People v. Miller

2 Cal. 2d 527, 42 P.2d 308 (1935)



Where the crime remains unfinished and the defendant is charged with attempt, two important elements are essential: A specific intent to commit the crime and a direct ineffectual act done towards its commission. Mere intention to commit a specified crime does not amount to an attempt. Preparation alone is not sufficient. Something more is required than mere menaces, preparation or planning. The preparation consists in devising or arranging the means or measures necessary for the commission of the offense; the attempt is the direct movement towards the commission after the preparations are made. Therefore, the act must reach far enough towards the accomplishment of the desired result to amount to the commencement of the consummation. There must be some appreciable fragment of the crime committed, and it must be in such progress that it will be consummated unless interrupted by circumstances independent of the will of the attempter. If the preparation is not of itself indictable, or will not of itself, if uninterrupted extraneously, result in crime.


Defendant threatened to kill a man he claimed was annoying his wife. Defendant complained that the constable offered no help. Later that day, defendant entered a field where the victim was working. Defendant held a loaded rifle. He walked toward the victim as well as the constable. The victim fled. Defendant never raised the rifle. The constable approached defendant and took the weapon without any resistance. The information stated that on a specified date defendant attempted to murder the victim. Defendant was convicted in the Superior Court of Mendocino County (California) of attempt to commit murder. The trial court denied defendant's motion for a new trial. Defendant appealed. The court reversed the conviction.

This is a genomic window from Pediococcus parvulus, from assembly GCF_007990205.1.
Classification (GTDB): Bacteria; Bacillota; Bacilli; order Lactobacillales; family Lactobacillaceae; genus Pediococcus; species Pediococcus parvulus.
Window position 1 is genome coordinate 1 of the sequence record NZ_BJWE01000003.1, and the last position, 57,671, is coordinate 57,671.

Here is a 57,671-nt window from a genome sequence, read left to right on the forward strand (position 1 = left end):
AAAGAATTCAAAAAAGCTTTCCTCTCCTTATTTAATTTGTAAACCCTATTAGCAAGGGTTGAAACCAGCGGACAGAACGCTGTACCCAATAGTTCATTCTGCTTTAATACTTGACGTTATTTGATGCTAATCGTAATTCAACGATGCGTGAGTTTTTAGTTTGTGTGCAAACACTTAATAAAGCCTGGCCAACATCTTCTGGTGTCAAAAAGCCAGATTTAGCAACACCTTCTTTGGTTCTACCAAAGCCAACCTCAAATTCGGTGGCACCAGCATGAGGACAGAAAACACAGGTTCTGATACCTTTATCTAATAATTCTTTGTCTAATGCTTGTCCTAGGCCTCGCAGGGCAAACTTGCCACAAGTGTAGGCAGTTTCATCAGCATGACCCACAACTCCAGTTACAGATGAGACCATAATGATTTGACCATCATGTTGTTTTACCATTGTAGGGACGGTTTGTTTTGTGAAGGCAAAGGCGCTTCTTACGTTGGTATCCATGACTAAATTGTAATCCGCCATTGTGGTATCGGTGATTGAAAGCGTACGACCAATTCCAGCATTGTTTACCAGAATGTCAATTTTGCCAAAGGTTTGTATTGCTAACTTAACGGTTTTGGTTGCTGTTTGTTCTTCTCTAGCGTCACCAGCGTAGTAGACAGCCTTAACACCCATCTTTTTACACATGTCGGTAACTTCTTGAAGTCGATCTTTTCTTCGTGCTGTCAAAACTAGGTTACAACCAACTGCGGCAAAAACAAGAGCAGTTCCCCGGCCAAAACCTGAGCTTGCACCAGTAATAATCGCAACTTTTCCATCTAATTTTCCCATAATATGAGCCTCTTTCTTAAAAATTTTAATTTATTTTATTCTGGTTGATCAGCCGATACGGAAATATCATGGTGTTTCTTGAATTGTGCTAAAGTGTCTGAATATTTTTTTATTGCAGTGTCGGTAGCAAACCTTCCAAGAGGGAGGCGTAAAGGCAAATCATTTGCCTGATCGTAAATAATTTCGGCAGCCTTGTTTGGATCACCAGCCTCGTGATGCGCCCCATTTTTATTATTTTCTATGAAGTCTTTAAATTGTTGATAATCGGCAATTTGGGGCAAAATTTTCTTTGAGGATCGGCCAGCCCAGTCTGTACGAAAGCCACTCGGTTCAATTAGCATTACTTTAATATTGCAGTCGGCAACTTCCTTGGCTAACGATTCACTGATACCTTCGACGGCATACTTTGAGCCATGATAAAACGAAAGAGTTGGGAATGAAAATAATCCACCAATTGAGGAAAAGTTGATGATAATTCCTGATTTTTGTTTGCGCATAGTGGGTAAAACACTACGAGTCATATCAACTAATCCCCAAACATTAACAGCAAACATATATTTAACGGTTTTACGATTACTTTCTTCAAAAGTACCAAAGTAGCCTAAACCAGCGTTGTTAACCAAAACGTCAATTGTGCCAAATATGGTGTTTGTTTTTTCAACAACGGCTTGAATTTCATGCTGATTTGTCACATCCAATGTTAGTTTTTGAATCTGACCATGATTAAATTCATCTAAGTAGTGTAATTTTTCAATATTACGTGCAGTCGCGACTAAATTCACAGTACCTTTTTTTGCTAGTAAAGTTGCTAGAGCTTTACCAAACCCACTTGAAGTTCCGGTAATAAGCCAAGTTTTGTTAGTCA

Did the acts of the defendant legally constitute the offense of attempt to commit murder?




The court noted that attempted murder required a specific intent and an overt act towards its commission. The court held that the information provided the notice required by Cal. Penal Code § 952. The court found no evidence of an overt act. Up to the time the rifle was taken, it was uncertain whether defendant sought to kill the victim or demand the constable arrest the victim. The jury charge that guilty intent could have been presumed from an unlawful act was prejudicial error where intent was an element that had to have been proved. Likewise, it was error to charge the jury that intent was proven if an act was begun that would have resulted in murder if not stopped.

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